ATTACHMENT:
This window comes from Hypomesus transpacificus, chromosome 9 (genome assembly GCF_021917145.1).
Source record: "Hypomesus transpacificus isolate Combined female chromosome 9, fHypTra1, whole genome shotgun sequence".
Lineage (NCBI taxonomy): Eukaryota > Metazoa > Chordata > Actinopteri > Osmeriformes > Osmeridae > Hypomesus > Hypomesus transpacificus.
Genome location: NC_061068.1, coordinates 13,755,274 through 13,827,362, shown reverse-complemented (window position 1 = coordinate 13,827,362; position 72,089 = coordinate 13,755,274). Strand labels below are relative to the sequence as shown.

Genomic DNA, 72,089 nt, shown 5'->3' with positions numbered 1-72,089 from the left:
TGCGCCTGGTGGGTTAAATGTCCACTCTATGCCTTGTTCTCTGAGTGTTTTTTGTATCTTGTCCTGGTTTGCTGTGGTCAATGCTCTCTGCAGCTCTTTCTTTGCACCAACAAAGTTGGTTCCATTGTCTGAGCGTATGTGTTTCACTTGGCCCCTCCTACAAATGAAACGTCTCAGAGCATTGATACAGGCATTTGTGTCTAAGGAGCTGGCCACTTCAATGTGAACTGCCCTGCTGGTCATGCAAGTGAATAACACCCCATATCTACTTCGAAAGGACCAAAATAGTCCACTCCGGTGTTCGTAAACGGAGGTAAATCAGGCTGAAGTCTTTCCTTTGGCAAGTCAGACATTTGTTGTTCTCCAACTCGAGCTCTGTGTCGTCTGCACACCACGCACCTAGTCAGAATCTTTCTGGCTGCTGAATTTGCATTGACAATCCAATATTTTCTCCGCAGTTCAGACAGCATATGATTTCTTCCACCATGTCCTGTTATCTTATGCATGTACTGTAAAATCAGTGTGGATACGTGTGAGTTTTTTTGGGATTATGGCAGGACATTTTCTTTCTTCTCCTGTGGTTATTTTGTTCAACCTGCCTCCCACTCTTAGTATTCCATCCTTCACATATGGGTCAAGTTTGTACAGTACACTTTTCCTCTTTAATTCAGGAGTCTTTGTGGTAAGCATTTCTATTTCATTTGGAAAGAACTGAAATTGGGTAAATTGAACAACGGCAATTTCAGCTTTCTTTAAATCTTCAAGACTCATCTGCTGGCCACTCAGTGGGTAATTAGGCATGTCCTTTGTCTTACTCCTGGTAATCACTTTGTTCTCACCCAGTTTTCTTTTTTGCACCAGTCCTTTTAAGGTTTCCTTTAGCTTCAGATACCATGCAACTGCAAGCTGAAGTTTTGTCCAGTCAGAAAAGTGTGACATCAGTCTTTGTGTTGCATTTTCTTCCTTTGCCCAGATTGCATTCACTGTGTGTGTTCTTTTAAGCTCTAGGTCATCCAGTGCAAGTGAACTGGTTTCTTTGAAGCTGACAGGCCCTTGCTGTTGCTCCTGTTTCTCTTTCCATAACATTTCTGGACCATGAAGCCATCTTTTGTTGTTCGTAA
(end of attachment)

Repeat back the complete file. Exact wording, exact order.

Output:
This window comes from Hypomesus transpacificus, chromosome 9 (genome assembly GCF_021917145.1).
Source record: "Hypomesus transpacificus isolate Combined female chromosome 9, fHypTra1, whole genome shotgun sequence".
Lineage (NCBI taxonomy): Eukaryota > Metazoa > Chordata > Actinopteri > Osmeriformes > Osmeridae > Hypomesus > Hypomesus transpacificus.
Genome location: NC_061068.1, coordinates 13,755,274 through 13,827,362, shown reverse-complemented (window position 1 = coordinate 13,827,362; position 72,089 = coordinate 13,755,274). Strand labels below are relative to the sequence as shown.

Genomic DNA, 72,089 nt, shown 5'->3' with positions numbered 1-72,089 from the left:
TGCGCCTGGTGGGTTAAATGTCCACTCTATGCCTTGTTCTCTGAGTGTTTTTTGTATCTTGTCCTGGTTTGCTGTGGTCAATGCTCTCTGCAGCTCTTTCTTTGCACCAACAAAGTTGGTTCCATTGTCTGAGCGTATGTGTTTCACTTGGCCCCTCCTACAAATGAAACGTCTCAGAGCATTGATACAGGCATTTGTGTCTAAGGAGCTGGCCACTTCAATGTGAACTGCCCTGCTGGTCATGCAAGTGAATAACACCCCATATCTACTTCGAAAGGACCAAAATAGTCCACTCCGGTGTTCGTAAACGGAGGTAAATCAGGCTGAAGTCTTTCCTTTGGCAAGTCAGACATTTGTTGTTCTCCAACTCGAGCTCTGTGTCGTCTGCACACCACGCACCTAGTCAGAATCTTTCTGGCTGCTGAATTTGCATTGACAATCCAATATTTTCTCCGCAGTTCAGACAGCATATGATTTCTTCCACCATGTCCTGTTATCTTATGCATGTACTGTAAAATCAGTGTGGATACGTGTGAGTTTTTTTGGGATTATGGCAGGACATTTTCTTTCTTCTCCTGTGGTTATTTTGTTCAACCTGCCTCCCACTCTTAGTATTCCATCCTTCACATATGGGTCAAGTTTGTACAGTACACTTTTCCTCTTTAATTCAGGAGTCTTTGTGGTAAGCATTTCTATTTCATTTGGAAAGAACTGAAATTGGGTAAATTGAACAACGGCAATTTCAGCTTTCTTTAAATCTTCAAGACTCATCTGCTGGCCACTCAGTGGGTAATTAGGCATGTCCTTTGTCTTACTCCTGGTAATCACTTTGTTCTCACCCAGTTTTCTTTTTTGCACCAGTCCTTTTAAGGTTTCCTTTAGCTTCAGATACCATGCAACTGCAAGCTGAAGTTTTGTCCAGTCAGAAAAGTGTGACATCAGTCTTTGTGTTGCATTTTCTTCCTTTGCCCAGATTGCATTCACTGTGTGTGTTCTTTTAAGCTCTAGGTCATCCAGTGCAAGTGAACTGGTTTCTTTGAAGCTGACAGGCCCTTGCTGTTGCTCCTGTTTCTCTTTCCATAACATTTCTGGACCATGAAGCCATCTTTTGTTGTTCGTAA